84 plus? Funny thing, I don't feel my age-that is, mentally.Physically there has been a noticeable "slowdown."

Even so, I still cut my grass, clean the den and help around the house just as effectively as I ever did. OK, so I take five or 10 minute breaks now and then. That's to be expected, isn't it? Isn't it?

Intellectually, I figure this old brain still has the faculty of thinking, reasoning and applying knowledge. So far, that's quite acceptable. I still put out a column every week for the six Berks-Mont newspapers. (Plus my national scuttlebutt newspaper articles and cartoon contributions.)

Writing weekly columns and magazine articles at 84 assumes some risks. There are so many ways to make a darn fool of myself. If I unintentionally deviate from what is correct, everyone can read it-and reread it.

I don't make mistakes on purpose, but with my having only mediocre talent and range of ability, fumbles and stumbles are bound to happen. I blame it on the fact that I have a dumb computer.

It's probably got something to do with aging, because I can't think of any other good reason for all the dumb thoughts that come into my mind at all times of the day. I like to converse with myself.

I am pretty much a broad minded old guy, but it's just possible some of my readers may think my ideas about truthfulness are as outdated as I am.

I figure that I am an enlightened person. I base my life on facts. I dislike anything imaginary, impractical or theoretical. I am hard-boiled about it. Is it so wrong to try for the comic effect or remark? I got just the "gag" for those who criticize my shortcomings and paltry skills.

The difference between a good column and a bad column is: a nice nap. Now you can see how much fun can be had with "limited ability."

At my age, I am no longer subject to any great expansion or development, having long since reached maximum development of form. In other words: What you see is what you get!

The great need to write and draw cartoons is inborn. Being a bit versatile, I tend to fluctuate between the two pursuits in an attempt to broach something digestible for my readers.

Sticking to the absolute, indisputable truth doesn't come easy. I will sometimes hem and haw with such doggedness and pluck that I finally manage to conquer my inabilities.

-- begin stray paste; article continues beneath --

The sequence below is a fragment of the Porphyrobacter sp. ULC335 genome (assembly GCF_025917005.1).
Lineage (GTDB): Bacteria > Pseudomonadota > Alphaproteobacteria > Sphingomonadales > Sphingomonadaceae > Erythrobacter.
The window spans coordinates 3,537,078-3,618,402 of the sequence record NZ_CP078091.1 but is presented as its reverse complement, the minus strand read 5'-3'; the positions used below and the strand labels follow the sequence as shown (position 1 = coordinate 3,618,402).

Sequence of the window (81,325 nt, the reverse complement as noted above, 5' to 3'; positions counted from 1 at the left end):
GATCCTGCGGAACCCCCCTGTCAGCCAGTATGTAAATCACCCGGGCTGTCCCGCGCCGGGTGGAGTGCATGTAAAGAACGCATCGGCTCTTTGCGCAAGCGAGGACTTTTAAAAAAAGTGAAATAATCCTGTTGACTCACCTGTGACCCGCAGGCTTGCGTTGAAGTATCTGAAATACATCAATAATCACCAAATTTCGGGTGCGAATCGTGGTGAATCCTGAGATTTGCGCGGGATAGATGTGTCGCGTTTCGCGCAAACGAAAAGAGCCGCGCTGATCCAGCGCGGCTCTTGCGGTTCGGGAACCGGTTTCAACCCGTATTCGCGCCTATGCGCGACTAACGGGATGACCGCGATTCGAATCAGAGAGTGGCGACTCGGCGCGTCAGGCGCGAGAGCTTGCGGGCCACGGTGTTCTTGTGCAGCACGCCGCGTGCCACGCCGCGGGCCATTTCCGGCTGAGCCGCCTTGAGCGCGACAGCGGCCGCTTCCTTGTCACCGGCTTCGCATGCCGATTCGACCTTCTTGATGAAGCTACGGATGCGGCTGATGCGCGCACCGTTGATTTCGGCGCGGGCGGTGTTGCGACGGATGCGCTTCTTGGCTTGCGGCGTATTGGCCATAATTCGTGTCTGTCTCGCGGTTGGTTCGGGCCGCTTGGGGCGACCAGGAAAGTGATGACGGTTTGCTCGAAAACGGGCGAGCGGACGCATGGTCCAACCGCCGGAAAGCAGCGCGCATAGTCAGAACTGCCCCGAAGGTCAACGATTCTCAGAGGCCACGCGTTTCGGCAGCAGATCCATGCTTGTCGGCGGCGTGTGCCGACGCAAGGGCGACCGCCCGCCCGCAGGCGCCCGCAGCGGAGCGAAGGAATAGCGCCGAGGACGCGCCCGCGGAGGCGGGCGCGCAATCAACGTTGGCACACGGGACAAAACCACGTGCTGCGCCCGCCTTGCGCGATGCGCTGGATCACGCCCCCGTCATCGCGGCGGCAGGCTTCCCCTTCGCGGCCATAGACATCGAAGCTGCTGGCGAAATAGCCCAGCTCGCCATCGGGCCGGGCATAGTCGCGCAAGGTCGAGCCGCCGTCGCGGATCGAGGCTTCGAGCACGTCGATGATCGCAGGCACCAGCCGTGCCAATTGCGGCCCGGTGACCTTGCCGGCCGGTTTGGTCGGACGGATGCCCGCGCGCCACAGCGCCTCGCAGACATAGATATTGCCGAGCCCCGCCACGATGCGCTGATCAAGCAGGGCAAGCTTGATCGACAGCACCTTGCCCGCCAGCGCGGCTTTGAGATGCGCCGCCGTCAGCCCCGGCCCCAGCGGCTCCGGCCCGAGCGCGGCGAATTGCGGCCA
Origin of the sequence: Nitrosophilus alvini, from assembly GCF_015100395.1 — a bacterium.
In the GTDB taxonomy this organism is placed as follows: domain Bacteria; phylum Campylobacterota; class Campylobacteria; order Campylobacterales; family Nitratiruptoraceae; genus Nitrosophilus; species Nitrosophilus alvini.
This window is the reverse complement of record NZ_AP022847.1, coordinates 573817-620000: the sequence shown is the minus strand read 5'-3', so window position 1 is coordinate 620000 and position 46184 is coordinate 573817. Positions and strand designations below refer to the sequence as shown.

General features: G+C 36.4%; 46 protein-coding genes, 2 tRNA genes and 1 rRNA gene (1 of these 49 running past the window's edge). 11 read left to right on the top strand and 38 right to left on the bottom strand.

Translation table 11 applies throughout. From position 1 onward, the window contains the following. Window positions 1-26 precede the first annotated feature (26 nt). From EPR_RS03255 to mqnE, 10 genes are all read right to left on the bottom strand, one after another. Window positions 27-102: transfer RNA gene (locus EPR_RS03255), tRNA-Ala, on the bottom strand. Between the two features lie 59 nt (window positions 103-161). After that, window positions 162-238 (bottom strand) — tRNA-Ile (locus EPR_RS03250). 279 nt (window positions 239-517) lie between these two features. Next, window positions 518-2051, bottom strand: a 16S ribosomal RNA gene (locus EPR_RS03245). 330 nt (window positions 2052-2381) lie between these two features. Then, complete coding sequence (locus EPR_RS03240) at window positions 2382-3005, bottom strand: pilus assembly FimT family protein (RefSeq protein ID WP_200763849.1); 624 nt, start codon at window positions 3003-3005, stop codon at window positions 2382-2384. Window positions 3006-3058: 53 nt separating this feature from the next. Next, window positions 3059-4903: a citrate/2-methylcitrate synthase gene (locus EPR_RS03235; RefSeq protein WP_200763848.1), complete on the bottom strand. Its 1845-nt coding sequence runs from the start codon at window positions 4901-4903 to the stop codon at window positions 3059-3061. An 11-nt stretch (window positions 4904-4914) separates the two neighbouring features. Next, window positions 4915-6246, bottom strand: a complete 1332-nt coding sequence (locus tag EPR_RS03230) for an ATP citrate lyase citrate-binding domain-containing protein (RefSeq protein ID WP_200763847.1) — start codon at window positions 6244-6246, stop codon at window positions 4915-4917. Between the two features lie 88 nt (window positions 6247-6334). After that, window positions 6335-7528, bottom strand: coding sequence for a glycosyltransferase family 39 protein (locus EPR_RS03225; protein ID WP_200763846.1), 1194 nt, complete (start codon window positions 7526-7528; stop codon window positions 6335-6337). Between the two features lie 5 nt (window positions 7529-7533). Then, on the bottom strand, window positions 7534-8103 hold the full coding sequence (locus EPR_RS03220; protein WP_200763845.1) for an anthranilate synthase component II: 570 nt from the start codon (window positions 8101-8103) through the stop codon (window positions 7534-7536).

Eventually it's a case of "Hang in there Charlie, let it flow-see what happens!" If I fail, it's not from a lack of applying myself. Success covers a lot of blunders. Truth, success and failure are three things difficult to manipulate.

I try not to lose touch with veracity and to be perceptive and aware of my limited abilities. I'm only as clever and witty as I can be-unfortunately.

I do hate to be misunderstood; it makes me freak out. Half the falsehoods about writers aren't true. If you agree to that, you'd lie about other things too. That's the truth, deal with it! I'm a man of few words-I just keep repeating them.

Sometimes my actions creep louder than my words, and I do on occasion become emotionally upset. No matter. I figure that I've done a fair to middlin' job of comprehending all the newfangled technical stuff out there.

I am now on my third computer. My first two became antiques in just a couple of years.

Finally, this old grudge gave in and got a second cell phone. I watched young people walking around malls, driving cars with the "cell-o-fone" (my word) glued to their ear drums. It looked so dumb to this antiquated guy.

I once drew a cartoon of a guy walking around with a cell phone in his ear and a $2 bottle of water to his mouth.

The caption? "His area code is H2O."

I figure a lot of us old vets were somewhat poor until we got eightyish or so. Then we got used to it. The only thing worse than being old and poor is being young and broke.

My attitude implies living to 100. My uncle lived to 99 plus-he owed it to mushrooms. He never ate any.

Charlie Adams Jr. can be reached by e-mail at LST281@aol.com.

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